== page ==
Among the social initiatives addressed include working life quality, employment contracts, health and safety, non-discrimination, professional development, and community relations. How often do we see the welfare and development of workers through training, labor certification and scholarships as priorities in the wine industry? In Chile, the goal is that down the road, concepts like ethical labor and human rights won’t be a big deal. “We have a business ethics code, we have an ethics code for suppliers, we have diversity respect and promotion rules. We also have respect to the local communities which is not something that many codes cover,” says Alonso. The goal is not only to cover the singular actions of producers, but also their interactions with clients, suppliers, surrounding communities, tourists – and more.

Without a doubt, there is a good, real, and authentic interest in social aspects among Chileans. During the country’s unrest in October 2019 where the large wealth gap and lack of middle class was a major issue, the country’s citizens showed what was most important. “The conclusion of this was very democratic and pretty civilized because we elected a body to write a new constitution,” shares Alonso of the favorable resolution of the conflict. “An analogy is that Chile has that social and democratic tradition, or at least intention, and I think it’s something remarkable.” At the time many were concerned about the social unrest and how terrible it was for a stable country. But looking at the big picture and how things were resolved, it ended up being a very positive thing. Fairness for all whether it be income equality or in the wine industry.

The fourth section of the Sustainably Code that has recently been brought online in 2020 is the section devoted to sustainably in tourism. It is closely tied to the country’s social initiatives and really is unique to Chile alone. “The tourism [section] is not something considered in other codes in the world,” says Alonso. “What we are regulating there is pretty much social as well. Things like all the workers that work in the tourism side, how they should be treated, and basic rules for protecting the employees.” In addition to staff working conditions, things like staff training, food waste, sustainable lodging, and even a focus on hiring local suppliers where possible are all covered in the tourism section of the Sustainability Code. The code even covers the tourist experience. Alonso shares that tourists “need to find certain minimum conditions in the wineries.” In the grand scheme of things, it all makes sense as over one million people visit Chilean wineries each year which ultimately helps to cement brand loyalty.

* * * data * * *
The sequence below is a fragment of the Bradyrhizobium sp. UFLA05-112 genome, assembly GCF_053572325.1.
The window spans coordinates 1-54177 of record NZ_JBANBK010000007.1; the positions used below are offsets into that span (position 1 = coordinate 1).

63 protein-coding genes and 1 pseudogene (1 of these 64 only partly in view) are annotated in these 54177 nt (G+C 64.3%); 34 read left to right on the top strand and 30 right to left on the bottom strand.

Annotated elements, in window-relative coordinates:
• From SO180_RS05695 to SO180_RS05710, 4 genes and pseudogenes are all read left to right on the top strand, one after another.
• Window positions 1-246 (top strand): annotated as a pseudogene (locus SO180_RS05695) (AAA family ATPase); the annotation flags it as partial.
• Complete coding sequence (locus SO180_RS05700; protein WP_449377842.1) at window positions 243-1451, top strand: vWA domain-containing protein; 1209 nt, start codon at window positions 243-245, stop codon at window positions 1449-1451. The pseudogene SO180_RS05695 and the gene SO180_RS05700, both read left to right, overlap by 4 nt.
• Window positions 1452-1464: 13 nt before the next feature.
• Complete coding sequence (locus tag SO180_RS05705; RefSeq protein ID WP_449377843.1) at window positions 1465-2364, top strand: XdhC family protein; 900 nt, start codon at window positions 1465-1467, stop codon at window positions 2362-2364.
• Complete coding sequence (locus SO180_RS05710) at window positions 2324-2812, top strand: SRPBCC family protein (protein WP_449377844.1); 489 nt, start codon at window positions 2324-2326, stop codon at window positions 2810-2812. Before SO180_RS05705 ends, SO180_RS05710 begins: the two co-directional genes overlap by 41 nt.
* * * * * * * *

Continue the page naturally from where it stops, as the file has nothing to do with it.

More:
So remarkable is the work being done in Chile, that other regions (including Alentejo in Portugal) have looked to it for inspiration when designing their own sustainability initiatives. It’s quite a remarkable feat for a small New World country to inspire an Old World region’s values and ideals. Consumers looking for these wines need only to look for a prominent seal that reads “Certified Sustainable Wine of Chile” when trying to find these wines.